GNS Healthcare said this week that the National Cancer Institute will use its reverse engineering and forward simulation, or REFS, platform to build hypothesis-free computer models of non-small cell lung cancer based on datasets from imaging, genetics, pathology, and other sources.
Specifically, GNS will analyze data from the laboratory of Terry van Dyke, director of NCI's Center for Advanced Preclinical Research. The firm will use the REFS platform to create in silico network models that will be used in simulations that connect drug doses to transcriptional and imaging measurement networks.
The data were generated from genetically modified mouse models of non-small cell lung cancer and include transcriptomic and MRI data relating to NSCLC induction, regression, and combination drug treatments.
The results from these simulations are expected to provide insights into the mechanisms of NSCLC and its response to drug treatments. The ultimate goal is to match patients and treatments better as well as to develop more effective therapies for the disease, GNS said.
Initially, the partners will work on developing data-exchange standards that will allow future collaboration in other mouse model systems. The partners then plan to create combined experimental and computational workflows aimed at enabling hypothesis generation, testing hypotheses both in silico and in vivo, generating confirmatory data, and then performing additional modeling, GNS said.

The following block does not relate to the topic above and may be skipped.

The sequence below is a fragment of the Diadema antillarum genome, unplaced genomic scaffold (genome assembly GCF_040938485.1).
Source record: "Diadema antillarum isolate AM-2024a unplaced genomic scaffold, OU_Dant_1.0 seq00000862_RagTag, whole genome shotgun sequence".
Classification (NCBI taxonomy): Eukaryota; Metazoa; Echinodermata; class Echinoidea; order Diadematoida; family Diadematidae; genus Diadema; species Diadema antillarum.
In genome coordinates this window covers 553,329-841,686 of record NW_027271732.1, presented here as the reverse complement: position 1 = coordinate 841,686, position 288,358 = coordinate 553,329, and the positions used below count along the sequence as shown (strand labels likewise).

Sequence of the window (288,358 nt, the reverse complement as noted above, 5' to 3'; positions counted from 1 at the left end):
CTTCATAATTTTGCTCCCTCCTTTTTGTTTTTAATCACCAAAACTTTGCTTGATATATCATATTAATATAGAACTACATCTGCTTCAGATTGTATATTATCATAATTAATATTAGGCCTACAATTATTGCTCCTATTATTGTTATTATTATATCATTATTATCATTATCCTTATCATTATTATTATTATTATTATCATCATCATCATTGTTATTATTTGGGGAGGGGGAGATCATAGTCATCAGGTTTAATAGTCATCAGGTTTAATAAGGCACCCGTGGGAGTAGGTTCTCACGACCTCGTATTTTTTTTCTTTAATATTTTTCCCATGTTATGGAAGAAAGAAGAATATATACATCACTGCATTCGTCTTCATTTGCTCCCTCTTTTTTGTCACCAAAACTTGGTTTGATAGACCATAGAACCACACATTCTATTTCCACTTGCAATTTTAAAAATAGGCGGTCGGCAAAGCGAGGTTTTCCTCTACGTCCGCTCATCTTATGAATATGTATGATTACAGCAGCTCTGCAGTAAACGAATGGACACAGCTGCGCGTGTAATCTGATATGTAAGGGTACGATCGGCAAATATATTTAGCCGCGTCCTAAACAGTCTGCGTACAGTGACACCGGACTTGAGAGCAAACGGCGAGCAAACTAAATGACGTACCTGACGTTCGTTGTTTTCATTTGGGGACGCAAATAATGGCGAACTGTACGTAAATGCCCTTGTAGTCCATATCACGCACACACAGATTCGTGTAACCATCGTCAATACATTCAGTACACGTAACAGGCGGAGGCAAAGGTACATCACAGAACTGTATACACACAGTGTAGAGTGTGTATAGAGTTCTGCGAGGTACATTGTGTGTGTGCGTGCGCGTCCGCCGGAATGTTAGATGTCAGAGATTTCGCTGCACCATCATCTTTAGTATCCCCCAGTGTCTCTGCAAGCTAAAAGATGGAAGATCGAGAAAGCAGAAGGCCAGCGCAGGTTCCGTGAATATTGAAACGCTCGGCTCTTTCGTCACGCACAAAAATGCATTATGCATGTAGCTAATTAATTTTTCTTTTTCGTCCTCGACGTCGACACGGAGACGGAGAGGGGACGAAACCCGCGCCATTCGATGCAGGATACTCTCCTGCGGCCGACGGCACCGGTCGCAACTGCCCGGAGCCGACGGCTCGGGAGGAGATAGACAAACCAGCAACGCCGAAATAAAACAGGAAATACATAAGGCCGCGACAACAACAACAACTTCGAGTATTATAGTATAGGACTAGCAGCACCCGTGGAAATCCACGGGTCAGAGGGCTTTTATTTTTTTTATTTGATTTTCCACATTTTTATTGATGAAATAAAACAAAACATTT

Iya Khalil, executive vice president and co-founder of GNS, told BioInform that the firm will work with the NCI team to discover key markers of drug response in transcriptomic and imaging data with plans to expand the approach to other datasets and eventually other projects.
“We are going to predict how [a] gene or combinations of genes can tell you if a patient will or will not respond” to a particular treatment with the ultimate aim of using the findings to tailor treatments to patients genetic code in clinical settings, she said.
Although she could not provide specific details about the treatments that will be tested in the models, Khalil did say that the partners are looking at drugs that are currently on the market as well as some that are still in development.
In addition, she said the REFS platform will be used to generate hypotheses that explore the impact of these drugs on cancer individually as well as in combination.
REFS "can handle large-scale data sets as they are and at the scale they’re generated,” Khalil said, noting that these datasets are comprised of “tens of thousands of molecular transcripts and changes that are being measured.”
She added that the GNS platform improves on standard statistical approaches that are currently employed in most research settings.
The REFS platform creates network modes that explain the “cause and effect relationship in a system” as well as answer questions like “what nodes are the drugs hitting first and how does that affect the downstream pathways and networks,” she said.
The agreement marks GNS’ second partnership with the NCI this year. In January, the firm said that it had signed a subcontract with NCI contractor SAIC Frederick to create in silico simulations of drug interaction data generated by applying several well-known cancer treatments to the institute’s NCI-60 cancer cell line panel (BI 1/28/2011).
While there isn’t an established timeframe for the NSCLC project, Khalil said the initial phase is expected to last for a few months.
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